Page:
NHS saves thousands of trees and enough water to fill 161 Olympic size swimming pools
Over 200 NHS trusts have made huge environmental savings by simply switching their copier paper.
The move from A4 virgin fibre copier paper to A4 recycled paper last year saved the equivalent of:
- Watching 85,503 hours of a plasma TV in energy
- Filling 161 Olympic size swimming pools with water
- Felling 20,000 trees in wood
- Travelling 10 times around the world in an aeroplane in Co2.
The switch to recycled copier paper not only delivered environmental savings, it has also driven financial savings to the NHS. By channelling national commitment, reducing variety from two lines of paper (70gsm and 80gsm) to one (80gsm) and changing from virgin to recycled paper, £256,000 has been saved in the first year with a cost avoidance to the NHS of £1,410,000.
A simple switch from recycled paper has made a big difference to the environmental footprint of NHS trusts. Procurement accounts for 58% of the NHS’s total carbon footprint so there’s huge potential to effect change and help the NHS to become a low carbon anchor institute. We want to use the purchasing power of the NHS more assertively to drive change in supply chains and embed sustainability within the procurement process.Martin Toomey, Head of Sustainability
NHS Supply Chain
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About NHS Supply Chain
All information in this press release is correct at the time of going to press.
NHS Supply Chain manages the sourcing, delivery and supply of healthcare products, services and food for NHS trusts and healthcare organisations across England and Wales.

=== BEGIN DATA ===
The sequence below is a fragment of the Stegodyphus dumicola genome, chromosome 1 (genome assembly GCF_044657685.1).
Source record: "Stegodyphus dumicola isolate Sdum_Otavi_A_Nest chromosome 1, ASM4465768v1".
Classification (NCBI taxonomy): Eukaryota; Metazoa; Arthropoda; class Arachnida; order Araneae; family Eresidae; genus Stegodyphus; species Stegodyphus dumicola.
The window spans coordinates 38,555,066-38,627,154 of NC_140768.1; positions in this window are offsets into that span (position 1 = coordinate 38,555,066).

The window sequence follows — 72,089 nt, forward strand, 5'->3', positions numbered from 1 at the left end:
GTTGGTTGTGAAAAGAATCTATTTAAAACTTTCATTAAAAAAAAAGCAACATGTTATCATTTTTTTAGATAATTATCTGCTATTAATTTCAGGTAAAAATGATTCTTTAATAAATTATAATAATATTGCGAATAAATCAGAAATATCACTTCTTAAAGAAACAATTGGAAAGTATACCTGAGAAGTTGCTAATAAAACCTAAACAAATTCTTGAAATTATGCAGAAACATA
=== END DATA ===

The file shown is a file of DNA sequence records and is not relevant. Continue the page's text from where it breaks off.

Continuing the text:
Managing more than 4.5 million orders per year, across 94,000 order points and 15,000 locations, NHS Supply Chain systems consolidate orders from over 800 suppliers, saving trusts time and money and removing duplication of overlapping contracts.
Lord Carter’s report into efficiency and productivity in the NHS, published in 2015, identified unwarranted variation in procurement across the NHS, resulting in the need to improve operational efficiencies to transform a fragmented procurement landscape. To undertake this transformation the Department of Health and Social Care established the Procurement Transformation Programme (PTP) to deliver a new NHS Supply Chain.
The new NHS Supply Chain was designed to help the NHS deliver clinically assured, quality products at the best value, through a range of specialist buying functions. Its aim is to leverage the buying power of the NHS to negotiate the best deals from suppliers and deliver savings of £2.4 billion back into NHS frontline services by the end of the financial year 2022/23.
The new model consists of eleven specialist buying functions, known as Category Towers, delivering clinical consumables, capital medical equipment and non-medical products such as food and office solutions. Three enabling services for logistics, supporting technology and transactional services underpin the model.
Key benefits the new NHS Supply Chain will bring NHS trusts and suppliers include:
- Savings channelled back to frontline services
- Releasing more time for core clinical activities
- Greater NHS clinical involvement in purchasing decision
- More effective introduction of new products.
- Lowering sales and marketing costs
- Single route into the national market
- A joined-up approach across the NHS
- Clear route for innovative products.
On 1 April 2018, a new commercially astute management function called Supply Chain Coordination Limited (SCCL) went ‘live’. A limited company, wholly owned by the Secretary of State for Health and Social Care, SCCL is part of the NHS family. The management function is responsible for driving commercial objectives, managing the category towers and enabling services whilst overseeing continuous improvement.